All of these words have a very negative connotation.
Additional meanings and connotations of the term are negative and identify a slut as being a slovenly and ugly person, for example, as in these quotations from OED2: All Women's Talk posted an article titled "10 Signs You Might Be a Slut..." Some of the noted signs included "you don't go on real dates", "you dress provocatively", and "you have an STD." These are the common misconceptions and stereotypes that are attached to this word.
The term has been "taken back" to express the rejection of the concept that government, society, or religion may judge or control one's personal liberties, and the right to control one's own sexuality.
Slut shaming in college is related to "class, gender, culture, media, feminism, ethnicity, religion and sexuality." This is usually related to "slut-labeling", the word is used to define one individual's sexuality and his or her attitude towards sexuality.
There have been attempts to reclaim the word for girls and women, and some individuals embrace the title as a source of pride.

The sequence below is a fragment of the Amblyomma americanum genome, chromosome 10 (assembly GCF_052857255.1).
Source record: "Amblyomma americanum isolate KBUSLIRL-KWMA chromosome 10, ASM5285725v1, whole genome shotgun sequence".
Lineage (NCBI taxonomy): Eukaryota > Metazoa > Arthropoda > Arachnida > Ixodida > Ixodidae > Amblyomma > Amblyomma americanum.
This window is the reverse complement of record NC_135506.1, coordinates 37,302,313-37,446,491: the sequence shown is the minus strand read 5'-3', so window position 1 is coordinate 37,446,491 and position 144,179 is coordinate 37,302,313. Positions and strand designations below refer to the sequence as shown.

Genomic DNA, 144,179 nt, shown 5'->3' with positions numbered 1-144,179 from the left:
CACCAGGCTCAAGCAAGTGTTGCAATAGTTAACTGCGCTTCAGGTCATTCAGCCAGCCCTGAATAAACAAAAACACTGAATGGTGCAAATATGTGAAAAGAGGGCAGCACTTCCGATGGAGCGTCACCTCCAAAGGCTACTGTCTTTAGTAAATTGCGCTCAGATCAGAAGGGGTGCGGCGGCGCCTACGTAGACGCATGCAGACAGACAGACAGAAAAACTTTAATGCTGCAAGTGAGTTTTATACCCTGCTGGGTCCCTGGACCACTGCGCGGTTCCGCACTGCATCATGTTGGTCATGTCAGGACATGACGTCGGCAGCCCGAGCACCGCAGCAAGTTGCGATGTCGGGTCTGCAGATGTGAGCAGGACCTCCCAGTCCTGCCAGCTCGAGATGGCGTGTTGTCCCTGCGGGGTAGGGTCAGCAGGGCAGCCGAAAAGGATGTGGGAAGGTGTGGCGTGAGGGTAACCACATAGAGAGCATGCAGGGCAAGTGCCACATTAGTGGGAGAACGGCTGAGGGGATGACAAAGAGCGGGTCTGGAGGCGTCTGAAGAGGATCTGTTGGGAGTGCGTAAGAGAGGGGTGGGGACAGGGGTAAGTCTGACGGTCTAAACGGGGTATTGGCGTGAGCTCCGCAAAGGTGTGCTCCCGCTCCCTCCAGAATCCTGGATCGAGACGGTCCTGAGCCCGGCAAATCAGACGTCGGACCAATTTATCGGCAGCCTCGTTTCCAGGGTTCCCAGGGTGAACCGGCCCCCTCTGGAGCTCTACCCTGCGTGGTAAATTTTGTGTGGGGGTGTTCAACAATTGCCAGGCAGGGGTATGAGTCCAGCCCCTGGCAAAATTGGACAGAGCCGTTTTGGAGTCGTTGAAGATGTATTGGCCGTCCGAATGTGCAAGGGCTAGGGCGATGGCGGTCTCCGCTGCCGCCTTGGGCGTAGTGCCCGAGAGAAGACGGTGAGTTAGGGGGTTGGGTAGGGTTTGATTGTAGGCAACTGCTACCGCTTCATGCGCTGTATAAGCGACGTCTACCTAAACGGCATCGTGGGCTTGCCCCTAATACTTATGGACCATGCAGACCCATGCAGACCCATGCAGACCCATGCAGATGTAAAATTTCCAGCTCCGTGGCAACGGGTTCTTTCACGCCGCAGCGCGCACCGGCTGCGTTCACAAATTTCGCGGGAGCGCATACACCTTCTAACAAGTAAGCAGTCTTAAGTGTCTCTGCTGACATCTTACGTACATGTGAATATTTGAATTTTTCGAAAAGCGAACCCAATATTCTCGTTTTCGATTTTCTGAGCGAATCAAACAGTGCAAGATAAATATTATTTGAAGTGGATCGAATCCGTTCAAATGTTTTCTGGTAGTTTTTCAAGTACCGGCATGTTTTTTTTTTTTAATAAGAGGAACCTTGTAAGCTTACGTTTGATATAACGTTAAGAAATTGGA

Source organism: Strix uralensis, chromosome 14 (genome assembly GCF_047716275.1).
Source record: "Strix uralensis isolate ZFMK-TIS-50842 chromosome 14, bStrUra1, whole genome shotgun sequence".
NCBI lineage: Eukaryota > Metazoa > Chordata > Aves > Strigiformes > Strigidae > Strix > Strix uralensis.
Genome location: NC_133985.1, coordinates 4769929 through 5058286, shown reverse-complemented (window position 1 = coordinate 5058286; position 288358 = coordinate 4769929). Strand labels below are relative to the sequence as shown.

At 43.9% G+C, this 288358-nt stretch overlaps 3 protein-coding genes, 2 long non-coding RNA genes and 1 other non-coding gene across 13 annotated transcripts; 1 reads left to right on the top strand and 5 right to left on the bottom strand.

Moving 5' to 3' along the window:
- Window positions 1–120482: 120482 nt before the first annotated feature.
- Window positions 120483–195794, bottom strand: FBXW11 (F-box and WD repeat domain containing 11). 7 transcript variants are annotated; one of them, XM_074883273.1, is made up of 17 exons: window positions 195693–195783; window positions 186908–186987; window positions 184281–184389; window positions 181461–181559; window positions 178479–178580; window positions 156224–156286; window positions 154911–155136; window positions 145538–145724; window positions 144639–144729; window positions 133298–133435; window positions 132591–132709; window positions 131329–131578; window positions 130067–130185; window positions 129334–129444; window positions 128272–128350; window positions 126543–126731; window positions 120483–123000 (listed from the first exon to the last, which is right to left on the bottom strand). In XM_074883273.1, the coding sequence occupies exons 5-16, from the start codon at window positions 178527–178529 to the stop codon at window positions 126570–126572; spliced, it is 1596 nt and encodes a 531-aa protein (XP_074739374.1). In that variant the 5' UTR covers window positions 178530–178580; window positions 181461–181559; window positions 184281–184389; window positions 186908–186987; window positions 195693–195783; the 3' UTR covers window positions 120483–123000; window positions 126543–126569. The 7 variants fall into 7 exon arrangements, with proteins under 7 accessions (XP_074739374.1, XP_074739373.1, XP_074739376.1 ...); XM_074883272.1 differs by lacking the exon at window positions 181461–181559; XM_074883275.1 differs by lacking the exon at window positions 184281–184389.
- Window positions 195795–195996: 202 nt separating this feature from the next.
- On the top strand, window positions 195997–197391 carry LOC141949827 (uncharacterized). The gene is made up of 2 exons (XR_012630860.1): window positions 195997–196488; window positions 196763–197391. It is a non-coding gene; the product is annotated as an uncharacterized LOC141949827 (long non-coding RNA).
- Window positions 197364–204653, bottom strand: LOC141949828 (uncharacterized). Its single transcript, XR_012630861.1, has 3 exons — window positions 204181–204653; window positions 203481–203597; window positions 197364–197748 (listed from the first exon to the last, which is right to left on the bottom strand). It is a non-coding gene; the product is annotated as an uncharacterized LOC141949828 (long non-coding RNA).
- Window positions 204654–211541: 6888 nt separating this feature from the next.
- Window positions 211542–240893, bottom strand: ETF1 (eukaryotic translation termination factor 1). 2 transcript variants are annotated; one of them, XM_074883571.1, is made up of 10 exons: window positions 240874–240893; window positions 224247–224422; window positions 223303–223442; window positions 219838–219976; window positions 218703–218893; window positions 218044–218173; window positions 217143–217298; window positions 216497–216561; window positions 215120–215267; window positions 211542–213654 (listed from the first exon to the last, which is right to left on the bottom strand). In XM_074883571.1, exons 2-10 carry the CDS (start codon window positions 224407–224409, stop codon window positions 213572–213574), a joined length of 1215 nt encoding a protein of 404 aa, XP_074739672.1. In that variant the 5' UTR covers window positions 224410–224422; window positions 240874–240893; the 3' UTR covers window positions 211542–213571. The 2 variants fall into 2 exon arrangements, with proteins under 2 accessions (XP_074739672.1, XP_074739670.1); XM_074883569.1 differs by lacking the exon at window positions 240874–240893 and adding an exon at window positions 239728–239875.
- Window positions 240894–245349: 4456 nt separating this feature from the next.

These definitions identify a slut as a woman of low character—a person who lacks the ability or chooses not to exercise a power of discernment to order her affairs.
On June 4, 2011, hundreds, including this woman wearing a Guy Fawkes mask, gathered at the Alberta Legislature grounds in Edmonton, Canada, to protest against what they perceived as prevalent blaming-the-victim attitudes.
A parallel exists between the female term slut and the term gay for males.Similar terms used for men are cad, rake, male slut, man whore, himbo, womanizer, stud, and player.The word was originally used around 1450 in the late Middle English language.The participants in these walks protest against individuals that excuse rape due to the woman's appearance, including victim blaming and slut shaming; slut walks have now become a worldwide movement.The word slut means different things to white women and people of color, especially black women. Anna North of The New York Times stated, "As Black women, we do not have the privilege or the space to call ourselves 'slut' without validating the already historically entrenched ideology and recurring messages about what and who the Black woman is." She argued that, for black women, the word slut does not mean anything very harmful due to the history of being treated as slaves in the past.The first recorded use of the word was in Geoffrey Chaucer's The Canterbury Tales.